How to View the UK and Brexit?: Using the Lens of John Le Carré
Paris – Britain sees no problem in breaking international law and reneging on a withdrawal agreement with the European Union, to allow goods to be shipped inside what the Boris Johnson administration calls the UK internal market.
The bill to set up that internal market won Sept. 14 a majority of 77 votes, allowing the draft legislation to steer its politically divisive passage through parliament.
Such an intended breach of the rule of law surely would not surprise John Le Carré, the master of the novel on British spies, whose intelligence operations unveil the power play in Whitehall corridors as agents pit their wits against Russian counterparts.
Of course, Le Carré writes fiction, not facts. This is a cultural dissection, not current affairs.
The spies are a means of examination and inspection of British political ethos, while telling a tale of espionage and subterfuge.
There is a return of George Smiley, that quiet character of integrity, in A Legacy of Spies, published in 2017, one year after the referendum which committed the UK to leaving the EU.
Here is Smiley speaking to Peter Guillam, formerly a close colleague in the MI6 Secret Intelligence Service:
“I’m a European, Peter. If I had a mission — if I was ever aware of one beyond our business with the enemy, it was to Europe.
“If I was heartless, I was heartless for Europe.
“If I had an unattainable ideal, it was of leading Europe out of her darkness towards a new age of reason.
“I have it still.”
In the novel, it is noteworthy that Guillam has retired to Brittany, northwest France, and has been recalled to London for an MI6 inquiry, in which he undergoes effectively a hostile interrogation.
That thoughtful voice of Smiley speaks of an unusually committed character, in a plot which picks up a story line from The Spy Who Came in from the Cold, Le Carré’s third novel and a commercial success which prompted him to leave MI6 and to become a full time writer.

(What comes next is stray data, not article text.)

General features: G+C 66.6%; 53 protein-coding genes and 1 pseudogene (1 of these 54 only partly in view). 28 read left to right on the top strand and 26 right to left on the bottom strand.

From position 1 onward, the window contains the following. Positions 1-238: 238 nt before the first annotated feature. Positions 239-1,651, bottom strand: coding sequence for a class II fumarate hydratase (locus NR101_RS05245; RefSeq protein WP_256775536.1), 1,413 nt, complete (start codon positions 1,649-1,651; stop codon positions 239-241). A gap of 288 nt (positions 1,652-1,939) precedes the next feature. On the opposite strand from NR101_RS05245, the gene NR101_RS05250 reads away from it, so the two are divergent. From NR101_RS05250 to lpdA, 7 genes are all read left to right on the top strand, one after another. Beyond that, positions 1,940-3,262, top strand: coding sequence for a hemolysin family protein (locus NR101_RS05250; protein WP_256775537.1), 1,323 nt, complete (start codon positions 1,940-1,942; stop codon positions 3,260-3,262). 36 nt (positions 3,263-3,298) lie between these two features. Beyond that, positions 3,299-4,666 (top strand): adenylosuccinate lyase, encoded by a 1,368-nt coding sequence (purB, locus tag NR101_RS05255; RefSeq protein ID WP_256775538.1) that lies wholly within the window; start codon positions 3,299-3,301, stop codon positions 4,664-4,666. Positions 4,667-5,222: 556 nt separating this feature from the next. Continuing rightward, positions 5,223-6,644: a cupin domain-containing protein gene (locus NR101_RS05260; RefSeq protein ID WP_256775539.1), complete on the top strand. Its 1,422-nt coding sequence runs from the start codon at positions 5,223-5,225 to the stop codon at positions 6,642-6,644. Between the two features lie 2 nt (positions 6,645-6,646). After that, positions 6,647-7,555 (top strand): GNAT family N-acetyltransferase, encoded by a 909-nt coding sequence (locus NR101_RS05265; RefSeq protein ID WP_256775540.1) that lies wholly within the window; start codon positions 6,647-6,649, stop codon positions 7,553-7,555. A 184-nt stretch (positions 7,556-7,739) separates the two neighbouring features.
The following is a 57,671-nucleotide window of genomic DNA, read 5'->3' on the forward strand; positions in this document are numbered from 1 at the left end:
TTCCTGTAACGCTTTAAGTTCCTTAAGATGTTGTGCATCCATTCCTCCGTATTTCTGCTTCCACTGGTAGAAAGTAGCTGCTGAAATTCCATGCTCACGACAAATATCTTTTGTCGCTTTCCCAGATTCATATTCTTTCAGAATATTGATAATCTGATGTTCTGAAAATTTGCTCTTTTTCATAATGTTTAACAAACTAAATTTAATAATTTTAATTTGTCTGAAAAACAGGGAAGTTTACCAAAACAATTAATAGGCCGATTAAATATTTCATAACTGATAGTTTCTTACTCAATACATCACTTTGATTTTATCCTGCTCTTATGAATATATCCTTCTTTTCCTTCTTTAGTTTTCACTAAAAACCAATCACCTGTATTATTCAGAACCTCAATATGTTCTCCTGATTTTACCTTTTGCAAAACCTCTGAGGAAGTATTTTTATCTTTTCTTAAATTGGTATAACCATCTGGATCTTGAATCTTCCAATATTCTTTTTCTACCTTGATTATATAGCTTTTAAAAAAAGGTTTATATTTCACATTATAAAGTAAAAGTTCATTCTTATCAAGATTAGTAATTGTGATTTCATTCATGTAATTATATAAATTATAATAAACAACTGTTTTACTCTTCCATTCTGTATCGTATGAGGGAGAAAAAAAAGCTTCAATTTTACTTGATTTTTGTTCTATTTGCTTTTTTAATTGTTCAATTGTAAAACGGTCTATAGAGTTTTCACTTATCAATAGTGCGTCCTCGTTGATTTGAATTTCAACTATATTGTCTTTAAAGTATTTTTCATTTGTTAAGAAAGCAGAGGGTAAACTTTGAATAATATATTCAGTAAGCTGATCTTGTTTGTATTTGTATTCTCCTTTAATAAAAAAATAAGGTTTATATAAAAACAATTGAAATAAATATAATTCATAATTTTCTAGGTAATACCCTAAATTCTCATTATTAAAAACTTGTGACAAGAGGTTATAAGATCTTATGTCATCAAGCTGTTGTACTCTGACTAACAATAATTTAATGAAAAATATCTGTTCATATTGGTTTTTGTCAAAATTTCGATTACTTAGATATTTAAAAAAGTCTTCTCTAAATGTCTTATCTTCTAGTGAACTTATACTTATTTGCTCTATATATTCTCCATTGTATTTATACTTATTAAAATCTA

In the latest Le Carré novel, Agent Running in the Field, published last year, the calm, considered comments of Smiley give way to anger against a government — and an unnamed foreign secretary — bent on a self-destructive path to leaving the EU.
Here is Nat, the narrator and principal protagonist:
“Brexit had long been a red rag to me.
“I am European born and bred, I have French, German, British and Old Russian blood in my veins and am as much at home on the Continent of Europe as I am in Battersea.”
Here is Arkady, a Russian double agent, who has worked for the MI6 and knows what makes the British tick:
‘You walk out of Europe with your British noses stuck in the air: ¨We’re special. We’re British. We don’t need Europe. We won all our wars alone. No Americans, no Russians, no anyone. We’re supermen.”
And as Nat seeks to uncover a Russian plan to tap into British and American intelligence, here is a description of the unnamed foreign secretary:
“Etonian narcissistic elitist without a decent conviction in his body bar his own advancement”.
At the time Le Carré was writing, Johnson was foreign secretary before ousting Theresa May as prime minister, and taking over the keys to drive Britain out of the EU.
Le Carré, pen name for David Cornwell, is a mysterious character who went through private education, whose father was a confidence trickster, and taught at Eton college, the most exclusive institution which has produced more prime ministers than any other private school.
Le Carré’s espousal of Europe is striking not least because he has seen the inside of the British establishment and worked for both MI5, the domestic intelligence service, and MI6.
The UK, led by Johnson and his hardline Brexit team, signed the withdrawal agreement, which set the terms of exit from the EU.
That agreement included Northern Ireland effectively staying in the EU single market, following EU standards, and charging EU tariffs on goods arriving from Britain from across the Irish sea.
Northern Ireland stayed within the UK customs area under the agreement. That was intended to avoid putting a customs barrier between the Republic of Ireland and Northern Ireland, which would divide the island of Ireland.
The agreement included a joint EU-UK committee to discuss the goods that could move from mainland Britain to Northern Ireland.
The internal market bill seeks to undo that Northern Ireland protocol by extending Britain’s rights over the territory.
Failure to reach agreement means the UK will leave the transition period at the end of 2020 without a trade deal with the EU.
Former Conservative prime ministers David Cameron, John Major and Theresa May, and former Labor prime minister Tony Blair have called on Johnson to drop that breach of international law.
What would Smiley say?
The featured photo: 2011 photo shows British author John Le Carre at the UK film premiere of “Tinker Tailor Soldier Spy,” in London. (AP Photo/Sang Tan, File)